BINGHAM — The death of a York man in a whitewater rafting accident Saturday on the Dead River has been ruled a drowning, the Maine Warden Service said Monday.

Richard Sanders, 67, died during a commercial trip guided by North Country Rivers. The company issued a statement saying that Sanders was ejected from the raft on the river in West Forks Plantation, 50 miles north of Skowhegan.

Jim Murton, the owner of Bingham-based North Country Rivers, said in a statement that Sanders might have suffered from a health issue before or during the accident.

But Cpl. John MacDonald, spokesman for the warden service, said Monday that he didn’t know of any health issues that Sanders had.

Contacted by phone Monday, Sanders’ wife, Peggy, would not comment on his health.

She said her husband was more of an indoors guy.

“He loved to woodwork,” Peggy Sanders said. “He went rafting with our son. It was a spur-of-the-moment thing.”

Maine has had four fatal whitewater rafting accidents in the past decade, according to MacDonald:

 In May 2008 on a trip guided by New England Outdoors on the West Branch of the Penobscot River.

 In September 2008 on a trip by North Country Rivers on the Kennebec River.

 In May 2016 on a trip by North Country Rivers on the Dead River, in which a chaperone with four Boy Scouts died.

 And Saturday’s accident on the Dead River.

Two more whitewater rafting fatalities occurred on the Dead River between 1996 and 2006.

The total number of passengers taking commercial whitewater rafting trips in Maine has been estimated at 56,000 to 60,000 during the last two years, according to the Department of Inland Fisheries and Wildlife.

Maine’s whitewater rafting season runs from May to mid-October primarily on the Kennebec, Penobscot and Dead rivers. The Dead River has 16 miles of whitewater, the longest stretch in Maine, and runs through sections of rapids that are considered very or extremely difficult because of obstacles, vertical drops and strong currents.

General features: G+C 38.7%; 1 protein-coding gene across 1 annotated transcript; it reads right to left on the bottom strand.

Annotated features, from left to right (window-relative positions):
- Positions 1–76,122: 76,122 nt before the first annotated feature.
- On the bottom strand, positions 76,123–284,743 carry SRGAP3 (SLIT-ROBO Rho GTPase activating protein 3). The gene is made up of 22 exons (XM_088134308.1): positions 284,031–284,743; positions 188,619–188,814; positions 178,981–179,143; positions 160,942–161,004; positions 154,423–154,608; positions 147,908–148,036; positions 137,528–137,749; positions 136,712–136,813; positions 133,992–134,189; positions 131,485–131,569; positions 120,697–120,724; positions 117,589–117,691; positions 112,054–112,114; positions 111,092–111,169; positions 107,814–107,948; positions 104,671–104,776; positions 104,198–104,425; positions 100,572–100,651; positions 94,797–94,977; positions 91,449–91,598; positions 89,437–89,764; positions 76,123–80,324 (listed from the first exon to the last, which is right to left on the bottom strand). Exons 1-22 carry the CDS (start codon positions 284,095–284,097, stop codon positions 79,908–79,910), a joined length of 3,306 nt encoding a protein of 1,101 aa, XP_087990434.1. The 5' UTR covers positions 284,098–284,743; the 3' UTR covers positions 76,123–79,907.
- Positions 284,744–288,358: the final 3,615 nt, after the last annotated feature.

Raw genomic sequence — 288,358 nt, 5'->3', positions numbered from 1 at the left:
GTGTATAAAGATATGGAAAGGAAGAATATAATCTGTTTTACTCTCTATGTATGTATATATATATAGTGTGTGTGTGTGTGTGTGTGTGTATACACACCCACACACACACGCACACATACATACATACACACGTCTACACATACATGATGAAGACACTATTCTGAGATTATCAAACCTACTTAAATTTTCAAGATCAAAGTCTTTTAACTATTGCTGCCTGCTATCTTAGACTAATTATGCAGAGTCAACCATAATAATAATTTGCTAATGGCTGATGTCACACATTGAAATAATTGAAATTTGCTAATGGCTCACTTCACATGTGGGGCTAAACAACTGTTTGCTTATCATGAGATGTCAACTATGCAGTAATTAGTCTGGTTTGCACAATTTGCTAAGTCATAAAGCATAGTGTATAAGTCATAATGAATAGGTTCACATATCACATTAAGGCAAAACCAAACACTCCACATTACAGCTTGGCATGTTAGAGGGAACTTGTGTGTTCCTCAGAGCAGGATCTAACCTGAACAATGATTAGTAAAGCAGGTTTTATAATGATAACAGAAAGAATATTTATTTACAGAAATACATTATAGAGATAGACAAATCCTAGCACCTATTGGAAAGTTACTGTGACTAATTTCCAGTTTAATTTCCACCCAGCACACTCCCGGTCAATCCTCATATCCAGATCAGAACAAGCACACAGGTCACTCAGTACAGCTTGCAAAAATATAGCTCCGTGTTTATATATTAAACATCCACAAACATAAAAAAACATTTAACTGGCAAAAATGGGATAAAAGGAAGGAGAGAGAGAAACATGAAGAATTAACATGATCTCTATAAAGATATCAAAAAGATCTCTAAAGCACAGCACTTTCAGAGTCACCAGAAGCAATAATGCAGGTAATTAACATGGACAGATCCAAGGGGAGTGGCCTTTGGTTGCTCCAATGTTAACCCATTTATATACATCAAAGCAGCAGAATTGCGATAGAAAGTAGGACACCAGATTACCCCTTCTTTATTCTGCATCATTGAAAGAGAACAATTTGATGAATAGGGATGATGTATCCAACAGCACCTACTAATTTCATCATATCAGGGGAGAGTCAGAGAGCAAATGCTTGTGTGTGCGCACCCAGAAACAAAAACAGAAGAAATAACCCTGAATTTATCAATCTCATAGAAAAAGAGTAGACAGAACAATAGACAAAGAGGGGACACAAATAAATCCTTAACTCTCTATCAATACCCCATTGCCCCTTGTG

Murton said five rafts were running tightly together Saturday. All of the rafts were guided by registered Maine whitewater guides, and the trip conformed to all safety regulations mandated by law and rule. All rafters were outfitted with proper safety equipment – life jackets, helmets and full wet suits.

Sanders was in a raft carrying seven people, including the guide. Game wardens say all went into the water when the raft flipped on a remote portion of the river called Mile Long Rapid.

Some witnesses indicated that Sanders might have been submerged in the river for several minutes, according to the warden service. He was pulled from the water and lifesaving measures were taken by North Country Rivers employees and others. Those attempts were unsuccessful.

West Forks Fire and Rescue as well as the Somerset County Sheriff’s Department assisted at the scene.

Murton said Saturday was one of eight controlled release days each year from the Long Falls Dam, when the water volume released typically measures 5,000 cubic feet per second.

Doug Harlow can be contacted at 612-2367 or at:

[email protected]